Doug DeMuro, a motor enthusiast whose YouTube channel has nearly 4 million subscribers, explained to ABC News why manuals are becoming an increasingly hard sell to new drivers. DeMuro says: “knowing how to drive a manual was useful when renting a car in Europe… that’s no longer the case.” DeMuro went on to describe how increasing amounts of car hire companies are recognising this demand, as automatics become more widespread. He justified this lack of necessity for manuals by saying: “I try to be a realist. This may be it for manuals. No young person will want a manual when they can have an automatic that’s relatively inexpensive.”

Nevertheless, DeMuro also acknowledged the enjoyment aspect that people miss out on when driving automatic. There will always be ‘die-hard’ drivers who affirm that you are not really driving unless you are driving a ‘stick-shift’. They enjoy the connection they feel with the car, as they have more control and gain an unrivalled satisfaction that automatics simply cannot offer. There is also quite a bit of skill involved in mastering the various shifting techniques which many regard as an enjoyable and desirable challenge.

There is also quite a bit of skill involved in mastering the various shifting techniques which many regard as an enjoyable and desirable challenge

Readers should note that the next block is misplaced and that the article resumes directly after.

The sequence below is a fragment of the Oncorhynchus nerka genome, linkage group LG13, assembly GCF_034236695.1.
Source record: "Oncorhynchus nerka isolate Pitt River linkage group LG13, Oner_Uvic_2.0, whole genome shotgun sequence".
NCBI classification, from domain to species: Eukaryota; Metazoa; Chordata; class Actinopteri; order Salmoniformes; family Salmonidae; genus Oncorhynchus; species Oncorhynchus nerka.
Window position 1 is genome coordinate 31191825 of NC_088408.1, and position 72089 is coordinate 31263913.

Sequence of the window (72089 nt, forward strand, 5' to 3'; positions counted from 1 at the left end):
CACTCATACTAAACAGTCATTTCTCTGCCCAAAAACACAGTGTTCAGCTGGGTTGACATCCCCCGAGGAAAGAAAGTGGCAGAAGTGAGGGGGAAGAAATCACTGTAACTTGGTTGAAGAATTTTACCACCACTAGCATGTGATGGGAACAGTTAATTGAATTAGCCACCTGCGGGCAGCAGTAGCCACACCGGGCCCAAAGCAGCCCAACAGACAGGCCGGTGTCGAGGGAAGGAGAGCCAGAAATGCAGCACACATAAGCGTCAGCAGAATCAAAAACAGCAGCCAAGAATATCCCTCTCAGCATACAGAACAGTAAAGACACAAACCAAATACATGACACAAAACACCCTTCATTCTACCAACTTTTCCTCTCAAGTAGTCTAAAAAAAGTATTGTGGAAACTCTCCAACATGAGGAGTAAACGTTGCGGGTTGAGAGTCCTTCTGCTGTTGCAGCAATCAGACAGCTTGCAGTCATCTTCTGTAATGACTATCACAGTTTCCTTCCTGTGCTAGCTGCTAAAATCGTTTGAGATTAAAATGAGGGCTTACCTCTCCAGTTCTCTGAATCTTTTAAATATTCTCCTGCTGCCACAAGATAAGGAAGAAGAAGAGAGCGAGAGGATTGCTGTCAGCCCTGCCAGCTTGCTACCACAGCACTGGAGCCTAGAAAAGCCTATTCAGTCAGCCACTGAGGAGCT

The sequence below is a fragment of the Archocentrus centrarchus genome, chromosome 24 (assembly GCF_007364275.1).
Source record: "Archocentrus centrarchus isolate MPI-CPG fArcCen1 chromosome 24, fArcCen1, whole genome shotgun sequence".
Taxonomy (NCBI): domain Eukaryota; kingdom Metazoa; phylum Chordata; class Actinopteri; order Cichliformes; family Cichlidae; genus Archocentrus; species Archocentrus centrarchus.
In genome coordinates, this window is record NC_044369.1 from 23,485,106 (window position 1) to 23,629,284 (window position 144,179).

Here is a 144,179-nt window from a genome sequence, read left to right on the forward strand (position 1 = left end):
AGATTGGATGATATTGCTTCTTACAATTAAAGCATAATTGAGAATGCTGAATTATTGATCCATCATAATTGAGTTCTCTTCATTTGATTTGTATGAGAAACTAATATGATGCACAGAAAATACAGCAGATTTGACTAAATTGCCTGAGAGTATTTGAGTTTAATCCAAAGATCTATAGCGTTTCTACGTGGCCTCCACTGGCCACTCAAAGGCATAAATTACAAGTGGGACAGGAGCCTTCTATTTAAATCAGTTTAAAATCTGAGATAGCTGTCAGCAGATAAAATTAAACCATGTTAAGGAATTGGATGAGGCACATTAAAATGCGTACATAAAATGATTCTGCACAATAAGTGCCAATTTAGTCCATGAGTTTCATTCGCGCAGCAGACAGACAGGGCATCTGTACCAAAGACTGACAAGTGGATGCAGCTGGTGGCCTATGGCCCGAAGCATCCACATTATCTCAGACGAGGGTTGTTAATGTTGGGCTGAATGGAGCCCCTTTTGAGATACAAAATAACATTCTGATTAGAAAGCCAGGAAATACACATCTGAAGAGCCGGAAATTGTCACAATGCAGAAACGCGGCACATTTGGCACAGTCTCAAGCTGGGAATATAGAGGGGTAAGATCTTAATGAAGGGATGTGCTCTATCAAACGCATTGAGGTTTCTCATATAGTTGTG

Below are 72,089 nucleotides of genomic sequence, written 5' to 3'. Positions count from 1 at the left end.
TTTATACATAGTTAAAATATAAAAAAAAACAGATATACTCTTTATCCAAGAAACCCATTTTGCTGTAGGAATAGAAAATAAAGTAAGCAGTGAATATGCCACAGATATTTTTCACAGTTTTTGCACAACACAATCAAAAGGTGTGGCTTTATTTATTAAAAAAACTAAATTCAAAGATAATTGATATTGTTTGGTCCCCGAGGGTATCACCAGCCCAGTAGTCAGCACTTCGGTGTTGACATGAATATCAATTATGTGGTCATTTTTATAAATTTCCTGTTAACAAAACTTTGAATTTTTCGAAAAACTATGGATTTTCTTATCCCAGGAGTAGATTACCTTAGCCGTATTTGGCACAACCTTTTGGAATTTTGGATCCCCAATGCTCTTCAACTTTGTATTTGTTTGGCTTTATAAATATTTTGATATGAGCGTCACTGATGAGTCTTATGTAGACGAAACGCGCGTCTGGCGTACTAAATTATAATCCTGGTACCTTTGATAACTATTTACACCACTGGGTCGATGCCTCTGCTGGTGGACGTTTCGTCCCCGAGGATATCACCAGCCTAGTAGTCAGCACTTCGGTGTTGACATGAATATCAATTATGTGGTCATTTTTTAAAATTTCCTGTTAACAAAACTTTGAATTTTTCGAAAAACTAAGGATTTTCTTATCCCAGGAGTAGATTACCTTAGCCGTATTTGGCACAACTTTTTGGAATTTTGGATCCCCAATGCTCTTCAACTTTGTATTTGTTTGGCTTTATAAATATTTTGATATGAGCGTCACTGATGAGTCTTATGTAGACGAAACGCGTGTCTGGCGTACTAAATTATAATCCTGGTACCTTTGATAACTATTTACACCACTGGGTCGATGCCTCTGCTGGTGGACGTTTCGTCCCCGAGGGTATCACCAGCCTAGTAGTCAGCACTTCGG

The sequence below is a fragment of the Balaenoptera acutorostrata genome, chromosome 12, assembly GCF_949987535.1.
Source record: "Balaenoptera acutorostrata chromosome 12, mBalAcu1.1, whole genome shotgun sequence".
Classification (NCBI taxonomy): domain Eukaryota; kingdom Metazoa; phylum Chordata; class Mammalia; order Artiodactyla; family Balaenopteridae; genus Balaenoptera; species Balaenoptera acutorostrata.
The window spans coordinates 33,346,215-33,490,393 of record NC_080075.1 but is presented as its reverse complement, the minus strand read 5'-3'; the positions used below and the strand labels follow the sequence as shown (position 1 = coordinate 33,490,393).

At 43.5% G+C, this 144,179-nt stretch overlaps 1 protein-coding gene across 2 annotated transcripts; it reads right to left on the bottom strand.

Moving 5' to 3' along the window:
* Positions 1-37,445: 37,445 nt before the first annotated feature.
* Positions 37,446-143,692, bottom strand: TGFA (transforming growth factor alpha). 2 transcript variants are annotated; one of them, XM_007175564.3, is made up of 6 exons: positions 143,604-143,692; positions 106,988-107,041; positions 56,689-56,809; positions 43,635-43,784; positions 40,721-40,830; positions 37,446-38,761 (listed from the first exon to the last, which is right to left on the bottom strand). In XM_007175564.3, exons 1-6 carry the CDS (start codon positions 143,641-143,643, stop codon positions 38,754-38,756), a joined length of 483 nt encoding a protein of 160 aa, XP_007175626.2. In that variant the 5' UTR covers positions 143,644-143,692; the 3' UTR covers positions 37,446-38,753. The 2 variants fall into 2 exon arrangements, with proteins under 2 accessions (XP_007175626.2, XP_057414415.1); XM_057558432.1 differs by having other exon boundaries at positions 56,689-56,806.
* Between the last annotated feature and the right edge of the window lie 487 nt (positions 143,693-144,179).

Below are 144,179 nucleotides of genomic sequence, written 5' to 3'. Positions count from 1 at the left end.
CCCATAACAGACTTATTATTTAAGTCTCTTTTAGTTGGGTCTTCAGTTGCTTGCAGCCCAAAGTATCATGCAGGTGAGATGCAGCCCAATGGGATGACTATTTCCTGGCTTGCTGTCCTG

Ivan Drury, senior manager of insights at the automotive company Edmunds, added how manuals offer certain advantages regarding control and road awareness. “You can’t eat a burger or text driving stick – it’s much safer and you’re far more engaged.” In addition, “the odds of having your manual vehicle stolen is slim to none,” implying there are some more obscure benefits of manual transmission.

However, due to the emergence of electric cars, car enthusiasts’ preference for manuals is increasingly under threat. Essentially, electric cars are automatic and, with governments around the world discussing global warming, the ultimate decision to replace petrol cars with electric ones has been agreed on for long-term sustainability. For example, the UK government has declared their aim to phase out petrol and diesel cars by 2040. Currently, electrics only make up a tiny portion of the market, but if they do take off, the very idea of a transmission may become a thing of the past.

Overall, the future of manual gearboxes is evidently under threat now more than ever. It is unsurprising that car manufacturers say that the demand for manual transmissions has ‘fallen off a cliff’ as they are increasingly becoming outdated and inconvenient, clashing with the efficient buzz of the present world. However, experts predict that the near future is unlikely to see the total extinction of manual gearboxes. While manual cars may become an increasingly rare sighting, they will remain a minority favoured by car enthusiasts around the world.